necessary or incidental to the attainment of
the above objects, or any of them.
Dated this first day of March 1900.
35 Solicitors for the Applicants.
Soo Pacific Line
For information regarding
tickets to and from all points
Canada, United
States and Europe
and tickets to
China, Japan, Honolulu, and Australia,
apply for information to
H. E. Leslie,
Agent Ashcroft.
or to E. J. Coyle,
Asst. Greu. Pass. Agent,
Vancouver, B. C.
Mainland Cigar
British Lion
And be sure that each Cigar is branded, otherwise they are not genuine.
They are not only made of the Choicest Tobacco but are of home manufacture, and
should be patronized by all good citizens,
123 Water Street, VANCOUVEK.B C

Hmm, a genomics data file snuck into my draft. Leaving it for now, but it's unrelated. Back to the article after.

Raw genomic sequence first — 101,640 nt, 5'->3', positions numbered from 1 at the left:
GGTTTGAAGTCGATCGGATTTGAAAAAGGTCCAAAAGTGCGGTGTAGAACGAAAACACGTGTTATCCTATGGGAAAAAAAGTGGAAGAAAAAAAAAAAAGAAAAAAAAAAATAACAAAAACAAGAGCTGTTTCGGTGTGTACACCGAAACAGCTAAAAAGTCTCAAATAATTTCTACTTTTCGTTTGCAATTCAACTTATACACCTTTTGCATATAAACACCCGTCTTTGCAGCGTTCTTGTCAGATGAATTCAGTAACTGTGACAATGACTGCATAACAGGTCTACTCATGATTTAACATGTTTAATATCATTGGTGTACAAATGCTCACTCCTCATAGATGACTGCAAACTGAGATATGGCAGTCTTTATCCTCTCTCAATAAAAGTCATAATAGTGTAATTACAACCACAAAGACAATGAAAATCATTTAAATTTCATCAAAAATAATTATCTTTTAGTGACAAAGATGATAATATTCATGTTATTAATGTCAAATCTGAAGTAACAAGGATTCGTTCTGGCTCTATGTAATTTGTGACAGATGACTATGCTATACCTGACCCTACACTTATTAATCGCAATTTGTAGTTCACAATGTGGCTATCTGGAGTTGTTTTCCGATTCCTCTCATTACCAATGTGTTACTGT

Silverthorn Bros. Props.
First-class in every "respect.
Choice  Wines,   Liquors
and Cigars. Sample
room   free.
Anthony & Kobson,
(Successors to A. Stevenson.
Business established 1863.
:fost office stoke.
General Merchandise and
Miners Supplies.
Horse Shoeing.
General Blacksmith
Work done at reasonable prices.
' v))__j>
Groceries, Drygoods,
Confectionery, Tin
Goods, Flour, Fruit.
Biitclier Shop in Connection.
Eo. 'HL\    BBBTT.
h ...
The whirlpool of British Columbia
politics has flung Joseph Martin to the
op once more. This man is a wonder.
Like the cat he appears to have nine political lives.—Hamilton Herald.
Lillooet-Lytton Wagon Road.
CHA8. McGILLIVRAY   Proprietor.
First-class accommoda
tion for travelers.   Choice
liquors and cigars.
Headquartersfor stage.    Stable in connection.
"The Bow-legged Ghost and Other Stories."
With an Intro-
due tion by
greatest poet.
James Whit-
comb Riley. An
llluitrated volume of original
bum orous
■ketches, verse,